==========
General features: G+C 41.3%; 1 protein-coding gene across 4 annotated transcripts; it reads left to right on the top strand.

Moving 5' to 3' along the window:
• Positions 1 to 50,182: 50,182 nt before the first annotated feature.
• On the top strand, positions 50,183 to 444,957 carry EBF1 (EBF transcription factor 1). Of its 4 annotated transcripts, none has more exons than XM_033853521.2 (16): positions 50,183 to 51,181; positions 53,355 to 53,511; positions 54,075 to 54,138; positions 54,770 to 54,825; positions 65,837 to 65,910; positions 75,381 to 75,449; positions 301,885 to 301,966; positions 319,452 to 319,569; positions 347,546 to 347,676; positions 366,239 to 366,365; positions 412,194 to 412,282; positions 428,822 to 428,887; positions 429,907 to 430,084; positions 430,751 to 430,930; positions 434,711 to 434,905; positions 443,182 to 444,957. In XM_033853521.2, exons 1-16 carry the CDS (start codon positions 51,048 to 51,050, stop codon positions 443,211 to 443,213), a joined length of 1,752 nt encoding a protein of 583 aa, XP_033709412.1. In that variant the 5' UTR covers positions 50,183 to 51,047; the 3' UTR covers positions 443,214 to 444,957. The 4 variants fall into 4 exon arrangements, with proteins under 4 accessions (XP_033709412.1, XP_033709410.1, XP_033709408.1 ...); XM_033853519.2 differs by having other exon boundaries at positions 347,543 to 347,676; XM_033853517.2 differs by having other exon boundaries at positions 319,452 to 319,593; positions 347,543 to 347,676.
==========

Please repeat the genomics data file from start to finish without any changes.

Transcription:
General features: G+C 41.3%; 1 protein-coding gene across 4 annotated transcripts; it reads left to right on the top strand.

Moving 5' to 3' along the window:
• Positions 1 to 50,182: 50,182 nt before the first annotated feature.
• On the top strand, positions 50,183 to 444,957 carry EBF1 (EBF transcription factor 1). Of its 4 annotated transcripts, none has more exons than XM_033853521.2 (16): positions 50,183 to 51,181; positions 53,355 to 53,511; positions 54,075 to 54,138; positions 54,770 to 54,825; positions 65,837 to 65,910; positions 75,381 to 75,449; positions 301,885 to 301,966; positions 319,452 to 319,569; positions 347,546 to 347,676; positions 366,239 to 366,365; positions 412,194 to 412,282; positions 428,822 to 428,887; positions 429,907 to 430,084; positions 430,751 to 430,930; positions 434,711 to 434,905; positions 443,182 to 444,957. In XM_033853521.2, exons 1-16 carry the CDS (start codon positions 51,048 to 51,050, stop codon positions 443,211 to 443,213), a joined length of 1,752 nt encoding a protein of 583 aa, XP_033709412.1. In that variant the 5' UTR covers positions 50,183 to 51,047; the 3' UTR covers positions 443,214 to 444,957. The 4 variants fall into 4 exon arrangements, with proteins under 4 accessions (XP_033709412.1, XP_033709410.1, XP_033709408.1 ...); XM_033853519.2 differs by having other exon boundaries at positions 347,543 to 347,676; XM_033853517.2 differs by having other exon boundaries at positions 319,452 to 319,593; positions 347,543 to 347,676.